How NHT Housing Scheme Selections Are Made

Mon, Jan 11, 2010


Recently, the National Housing Trust (NHT) invited contributors to apply for 33 apartments and townhouses at Unions Estate at Twickenham Park, St. Catherine. ‘Paulette’ and her husband ‘Simon’ were among those short-listed for loan interviews. However, their friend ‘Maxine’, who had also applied for an apartment, was not so fortunate. “I’m glad for them,” Maxine says, “but I still want to know how NHT selects people from all the numbers who apply. I want to have an idea of why I didn’t get through.

The following are the bases on which the NHT short-lists applicants for scheme benefits.


There is a high demand for scheme units.” says Joyce Simms Wilson, NHT’s Assistant General Manager, Branch Network. “Because we have a lot more applicants than units, the NHT has a strict selection process.” According to Mrs. Wilson, when the applications are received, they are first sorted to ensure that only applicants living or working in the target area are placed in the main selection pool. In the case of Union Estate, persons living in Kingston, St. Andrew and parts of St. Catherine were eligible to apply.


Once we are sure everybody is from the geographical area covered by the scheme, we will then award points to each applicant based on his/her income”, Mrs. Wilson says. The points range from 70 to 110. She points out that because part of NHT’s mandate is to facilitate housing among lower incomes persons, the NHT gives minimum-wage earners a jump start by automatically granting them 110 points for income. This contrasts with someone who earns over $20,000 per week, who will get just 70 points for income.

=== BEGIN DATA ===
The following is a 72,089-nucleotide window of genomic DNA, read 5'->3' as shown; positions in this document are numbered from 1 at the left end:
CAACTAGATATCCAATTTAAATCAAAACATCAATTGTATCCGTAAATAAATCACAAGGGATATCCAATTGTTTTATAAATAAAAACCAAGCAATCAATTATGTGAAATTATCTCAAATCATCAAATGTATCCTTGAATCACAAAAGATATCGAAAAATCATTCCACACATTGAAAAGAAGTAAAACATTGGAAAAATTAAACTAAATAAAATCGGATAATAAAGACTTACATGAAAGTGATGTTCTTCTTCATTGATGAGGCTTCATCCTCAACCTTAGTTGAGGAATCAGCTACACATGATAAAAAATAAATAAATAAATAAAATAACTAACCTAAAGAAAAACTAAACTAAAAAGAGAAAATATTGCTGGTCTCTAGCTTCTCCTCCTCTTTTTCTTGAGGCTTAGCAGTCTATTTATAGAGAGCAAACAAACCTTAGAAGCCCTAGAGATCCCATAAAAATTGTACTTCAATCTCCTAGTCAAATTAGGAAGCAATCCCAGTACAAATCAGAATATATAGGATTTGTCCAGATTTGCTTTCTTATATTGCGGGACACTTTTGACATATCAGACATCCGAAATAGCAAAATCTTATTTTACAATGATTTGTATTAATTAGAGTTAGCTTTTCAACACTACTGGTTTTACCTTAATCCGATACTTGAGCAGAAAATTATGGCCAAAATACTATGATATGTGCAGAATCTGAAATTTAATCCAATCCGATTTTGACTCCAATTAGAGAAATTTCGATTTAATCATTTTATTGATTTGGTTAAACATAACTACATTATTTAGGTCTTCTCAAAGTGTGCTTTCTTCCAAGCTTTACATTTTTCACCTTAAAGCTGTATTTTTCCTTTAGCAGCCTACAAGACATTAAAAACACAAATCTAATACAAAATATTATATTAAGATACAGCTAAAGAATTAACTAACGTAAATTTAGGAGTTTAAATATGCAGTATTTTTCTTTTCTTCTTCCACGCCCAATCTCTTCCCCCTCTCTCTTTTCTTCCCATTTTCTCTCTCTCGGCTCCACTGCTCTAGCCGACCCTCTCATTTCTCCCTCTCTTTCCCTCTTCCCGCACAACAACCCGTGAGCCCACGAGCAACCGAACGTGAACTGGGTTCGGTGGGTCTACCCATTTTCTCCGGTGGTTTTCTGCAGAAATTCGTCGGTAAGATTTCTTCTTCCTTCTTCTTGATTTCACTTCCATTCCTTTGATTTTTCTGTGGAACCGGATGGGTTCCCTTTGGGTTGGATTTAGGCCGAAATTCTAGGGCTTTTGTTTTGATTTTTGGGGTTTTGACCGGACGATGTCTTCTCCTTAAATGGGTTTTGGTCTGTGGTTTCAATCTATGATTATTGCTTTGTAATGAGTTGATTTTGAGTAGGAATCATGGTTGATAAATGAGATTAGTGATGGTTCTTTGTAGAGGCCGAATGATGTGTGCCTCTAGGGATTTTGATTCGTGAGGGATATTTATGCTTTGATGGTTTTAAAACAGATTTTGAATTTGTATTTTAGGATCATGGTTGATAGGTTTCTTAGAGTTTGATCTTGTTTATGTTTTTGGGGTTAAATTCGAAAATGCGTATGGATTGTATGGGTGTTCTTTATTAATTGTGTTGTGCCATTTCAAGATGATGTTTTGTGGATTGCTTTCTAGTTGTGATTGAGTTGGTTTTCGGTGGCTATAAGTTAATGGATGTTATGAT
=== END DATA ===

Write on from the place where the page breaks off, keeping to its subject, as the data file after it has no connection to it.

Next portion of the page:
Applicants are also awarded points based on the number of weekly contributions they make to the Trust. Twenty points are awarded for each full year (52 weeks) of contributions. So, for example, an applicant who has 15 full years of NHT contributions will get 300 points for contributions (15×20).


The following example shows how many points a contributor earning $20,000 weekly and who has made 20 years contributions to the NHT, would have when he applied for Unions Estate:

Points earned from income = 70
Points earned from 25 years of contributions = 500 (i.e. 25×20)
Total points earned  = 570

Once the points of individual applicants are assigned, the NHT selects those applicants with the highest number and invites them in for interviews.


Mrs. Wilson states that having your name appear on the selections list in the newspaper, does not mean that you will be automatically awarded a loan to buy one of the advertised houses. Publishing the list simply means that the NHT would like to talk with the applicant to determine if he/she meets all the qualifying conditions for the loan, including the ability to afford the loan.

There is always some disappointment after the listing is published.” Mrs. Wilson says, “But I want to assure prospective homeowners that the NHT is stepping up its housing programme. Unions Estate is being developed in three phases, so our contributors can expect to see more units on the market in 2010.” While m0st will go to other partners in the joint development, the NHT expects to market a significant number among its contributors. She therefore encourages contributors to keep applying when schemes are available, but adds that they should also find out about the other available NHT home ownership products.

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